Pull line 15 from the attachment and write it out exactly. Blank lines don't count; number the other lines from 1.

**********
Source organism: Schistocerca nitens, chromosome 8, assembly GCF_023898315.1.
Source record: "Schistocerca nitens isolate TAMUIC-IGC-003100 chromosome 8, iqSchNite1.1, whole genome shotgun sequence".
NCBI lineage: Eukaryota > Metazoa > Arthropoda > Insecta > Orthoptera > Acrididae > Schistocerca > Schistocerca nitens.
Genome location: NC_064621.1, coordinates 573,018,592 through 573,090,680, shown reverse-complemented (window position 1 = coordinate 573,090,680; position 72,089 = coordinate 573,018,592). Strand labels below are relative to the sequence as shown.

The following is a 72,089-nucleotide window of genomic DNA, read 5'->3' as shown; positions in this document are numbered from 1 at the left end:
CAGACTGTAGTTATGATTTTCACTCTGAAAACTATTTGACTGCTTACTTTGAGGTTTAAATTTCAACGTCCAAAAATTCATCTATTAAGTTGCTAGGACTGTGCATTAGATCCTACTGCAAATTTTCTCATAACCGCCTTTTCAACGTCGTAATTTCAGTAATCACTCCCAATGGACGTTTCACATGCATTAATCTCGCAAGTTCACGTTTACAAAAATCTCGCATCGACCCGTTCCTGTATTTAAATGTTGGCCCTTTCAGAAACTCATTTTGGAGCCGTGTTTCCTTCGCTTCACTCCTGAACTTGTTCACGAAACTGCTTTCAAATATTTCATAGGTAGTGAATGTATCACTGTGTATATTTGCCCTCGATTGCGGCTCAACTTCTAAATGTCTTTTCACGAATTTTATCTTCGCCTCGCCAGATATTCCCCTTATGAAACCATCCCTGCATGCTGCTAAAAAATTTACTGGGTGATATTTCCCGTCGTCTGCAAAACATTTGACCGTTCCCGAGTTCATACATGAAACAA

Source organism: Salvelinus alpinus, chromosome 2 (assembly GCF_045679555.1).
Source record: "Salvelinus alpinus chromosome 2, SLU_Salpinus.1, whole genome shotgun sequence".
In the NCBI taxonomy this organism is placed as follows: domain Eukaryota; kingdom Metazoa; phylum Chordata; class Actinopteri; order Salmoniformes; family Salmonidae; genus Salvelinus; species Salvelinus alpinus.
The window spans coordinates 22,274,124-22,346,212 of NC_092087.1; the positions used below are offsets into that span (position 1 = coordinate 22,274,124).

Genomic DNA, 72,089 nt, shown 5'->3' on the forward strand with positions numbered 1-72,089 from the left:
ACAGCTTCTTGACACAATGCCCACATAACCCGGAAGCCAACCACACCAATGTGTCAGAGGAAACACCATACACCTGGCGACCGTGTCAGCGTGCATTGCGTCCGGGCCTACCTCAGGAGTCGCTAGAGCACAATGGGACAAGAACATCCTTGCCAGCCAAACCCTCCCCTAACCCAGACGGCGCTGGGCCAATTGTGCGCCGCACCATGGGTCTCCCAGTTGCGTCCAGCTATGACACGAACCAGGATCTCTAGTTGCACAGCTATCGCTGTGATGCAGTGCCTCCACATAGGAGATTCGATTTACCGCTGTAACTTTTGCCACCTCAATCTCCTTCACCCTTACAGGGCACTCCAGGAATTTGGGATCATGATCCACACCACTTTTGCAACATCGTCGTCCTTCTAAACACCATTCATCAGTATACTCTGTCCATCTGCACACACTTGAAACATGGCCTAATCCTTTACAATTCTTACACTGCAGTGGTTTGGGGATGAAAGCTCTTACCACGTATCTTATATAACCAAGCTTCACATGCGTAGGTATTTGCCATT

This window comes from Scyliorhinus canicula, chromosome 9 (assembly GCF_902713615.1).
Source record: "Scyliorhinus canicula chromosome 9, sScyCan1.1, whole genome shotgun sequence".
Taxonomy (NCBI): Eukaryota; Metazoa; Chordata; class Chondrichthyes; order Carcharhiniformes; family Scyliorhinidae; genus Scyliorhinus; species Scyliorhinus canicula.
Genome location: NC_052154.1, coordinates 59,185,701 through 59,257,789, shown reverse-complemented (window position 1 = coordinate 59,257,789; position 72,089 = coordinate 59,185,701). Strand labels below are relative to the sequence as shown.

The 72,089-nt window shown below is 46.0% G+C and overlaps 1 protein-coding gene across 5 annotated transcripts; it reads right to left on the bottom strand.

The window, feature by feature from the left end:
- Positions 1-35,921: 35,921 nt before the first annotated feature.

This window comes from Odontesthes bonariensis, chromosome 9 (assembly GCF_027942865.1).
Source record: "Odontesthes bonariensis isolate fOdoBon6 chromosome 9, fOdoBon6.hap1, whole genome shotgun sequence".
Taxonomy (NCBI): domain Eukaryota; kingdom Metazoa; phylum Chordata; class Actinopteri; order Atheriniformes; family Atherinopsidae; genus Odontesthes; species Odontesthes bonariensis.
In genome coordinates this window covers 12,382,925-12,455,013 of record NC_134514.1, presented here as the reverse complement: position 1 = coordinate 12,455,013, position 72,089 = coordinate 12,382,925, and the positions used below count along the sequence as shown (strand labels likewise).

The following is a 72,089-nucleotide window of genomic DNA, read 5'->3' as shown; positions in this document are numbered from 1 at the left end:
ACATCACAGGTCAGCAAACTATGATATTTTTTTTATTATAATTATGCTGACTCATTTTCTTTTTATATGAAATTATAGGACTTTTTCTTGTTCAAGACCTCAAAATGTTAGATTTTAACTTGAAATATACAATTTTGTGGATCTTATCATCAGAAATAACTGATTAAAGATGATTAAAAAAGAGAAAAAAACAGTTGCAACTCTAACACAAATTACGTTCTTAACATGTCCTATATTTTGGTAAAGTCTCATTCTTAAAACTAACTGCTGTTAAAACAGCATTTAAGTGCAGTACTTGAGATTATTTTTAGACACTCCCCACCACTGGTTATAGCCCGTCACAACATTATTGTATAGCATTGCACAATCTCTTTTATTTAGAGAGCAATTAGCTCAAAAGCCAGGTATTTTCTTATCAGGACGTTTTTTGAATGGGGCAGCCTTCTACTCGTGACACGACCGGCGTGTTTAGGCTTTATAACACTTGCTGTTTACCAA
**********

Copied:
Taxonomy (NCBI): Eukaryota; Metazoa; Chordata; class Chondrichthyes; order Carcharhiniformes; family Scyliorhinidae; genus Scyliorhinus; species Scyliorhinus canicula.